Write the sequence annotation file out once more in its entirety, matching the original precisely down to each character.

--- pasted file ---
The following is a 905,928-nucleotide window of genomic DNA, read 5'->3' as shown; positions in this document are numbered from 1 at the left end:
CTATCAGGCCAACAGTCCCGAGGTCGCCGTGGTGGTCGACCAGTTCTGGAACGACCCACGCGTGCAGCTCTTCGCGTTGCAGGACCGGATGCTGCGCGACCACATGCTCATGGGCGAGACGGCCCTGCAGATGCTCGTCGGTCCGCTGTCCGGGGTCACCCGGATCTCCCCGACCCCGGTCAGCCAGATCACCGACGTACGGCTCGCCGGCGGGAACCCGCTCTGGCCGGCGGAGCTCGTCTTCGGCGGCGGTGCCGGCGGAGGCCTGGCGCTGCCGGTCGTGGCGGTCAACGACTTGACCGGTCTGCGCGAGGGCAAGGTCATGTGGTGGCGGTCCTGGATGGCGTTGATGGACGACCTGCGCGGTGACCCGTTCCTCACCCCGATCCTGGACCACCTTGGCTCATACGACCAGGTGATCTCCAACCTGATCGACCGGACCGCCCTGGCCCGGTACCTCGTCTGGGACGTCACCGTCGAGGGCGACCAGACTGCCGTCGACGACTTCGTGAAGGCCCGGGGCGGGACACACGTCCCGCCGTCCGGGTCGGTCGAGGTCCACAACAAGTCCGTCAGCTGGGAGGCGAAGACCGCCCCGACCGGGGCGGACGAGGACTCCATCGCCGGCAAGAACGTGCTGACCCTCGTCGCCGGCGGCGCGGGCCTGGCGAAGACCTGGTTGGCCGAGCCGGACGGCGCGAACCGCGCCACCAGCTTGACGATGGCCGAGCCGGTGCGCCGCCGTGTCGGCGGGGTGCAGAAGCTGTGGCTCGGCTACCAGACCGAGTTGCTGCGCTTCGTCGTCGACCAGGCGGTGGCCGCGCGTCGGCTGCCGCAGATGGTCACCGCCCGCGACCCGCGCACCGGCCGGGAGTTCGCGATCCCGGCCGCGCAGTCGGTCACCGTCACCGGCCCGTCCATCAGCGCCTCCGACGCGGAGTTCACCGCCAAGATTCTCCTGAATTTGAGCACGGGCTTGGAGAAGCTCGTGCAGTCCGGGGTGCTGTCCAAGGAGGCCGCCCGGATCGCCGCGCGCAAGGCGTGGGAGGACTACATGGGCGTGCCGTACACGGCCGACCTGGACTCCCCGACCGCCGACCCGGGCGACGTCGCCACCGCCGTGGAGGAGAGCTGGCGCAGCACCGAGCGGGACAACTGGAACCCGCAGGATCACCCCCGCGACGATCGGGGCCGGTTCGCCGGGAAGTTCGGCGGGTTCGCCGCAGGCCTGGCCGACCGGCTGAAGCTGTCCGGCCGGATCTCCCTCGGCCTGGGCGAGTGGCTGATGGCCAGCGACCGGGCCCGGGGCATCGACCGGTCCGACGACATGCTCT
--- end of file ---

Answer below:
The following is a 905,928-nucleotide window of genomic DNA, read 5'->3' as shown; positions in this document are numbered from 1 at the left end:
CTATCAGGCCAACAGTCCCGAGGTCGCCGTGGTGGTCGACCAGTTCTGGAACGACCCACGCGTGCAGCTCTTCGCGTTGCAGGACCGGATGCTGCGCGACCACATGCTCATGGGCGAGACGGCCCTGCAGATGCTCGTCGGTCCGCTGTCCGGGGTCACCCGGATCTCCCCGACCCCGGTCAGCCAGATCACCGACGTACGGCTCGCCGGCGGGAACCCGCTCTGGCCGGCGGAGCTCGTCTTCGGCGGCGGTGCCGGCGGAGGCCTGGCGCTGCCGGTCGTGGCGGTCAACGACTTGACCGGTCTGCGCGAGGGCAAGGTCATGTGGTGGCGGTCCTGGATGGCGTTGATGGACGACCTGCGCGGTGACCCGTTCCTCACCCCGATCCTGGACCACCTTGGCTCATACGACCAGGTGATCTCCAACCTGATCGACCGGACCGCCCTGGCCCGGTACCTCGTCTGGGACGTCACCGTCGAGGGCGACCAGACTGCCGTCGACGACTTCGTGAAGGCCCGGGGCGGGACACACGTCCCGCCGTCCGGGTCGGTCGAGGTCCACAACAAGTCCGTCAGCTGGGAGGCGAAGACCGCCCCGACCGGGGCGGACGAGGACTCCATCGCCGGCAAGAACGTGCTGACCCTCGTCGCCGGCGGCGCGGGCCTGGCGAAGACCTGGTTGGCCGAGCCGGACGGCGCGAACCGCGCCACCAGCTTGACGATGGCCGAGCCGGTGCGCCGCCGTGTCGGCGGGGTGCAGAAGCTGTGGCTCGGCTACCAGACCGAGTTGCTGCGCTTCGTCGTCGACCAGGCGGTGGCCGCGCGTCGGCTGCCGCAGATGGTCACCGCCCGCGACCCGCGCACCGGCCGGGAGTTCGCGATCCCGGCCGCGCAGTCGGTCACCGTCACCGGCCCGTCCATCAGCGCCTCCGACGCGGAGTTCACCGCCAAGATTCTCCTGAATTTGAGCACGGGCTTGGAGAAGCTCGTGCAGTCCGGGGTGCTGTCCAAGGAGGCCGCCCGGATCGCCGCGCGCAAGGCGTGGGAGGACTACATGGGCGTGCCGTACACGGCCGACCTGGACTCCCCGACCGCCGACCCGGGCGACGTCGCCACCGCCGTGGAGGAGAGCTGGCGCAGCACCGAGCGGGACAACTGGAACCCGCAGGATCACCCCCGCGACGATCGGGGCCGGTTCGCCGGGAAGTTCGGCGGGTTCGCCGCAGGCCTGGCCGACCGGCTGAAGCTGTCCGGCCGGATCTCCCTCGGCCTGGGCGAGTGGCTGATGGCCAGCGACCGGGCCCGGGGCATCGACCGGTCCGACGACATGCTCT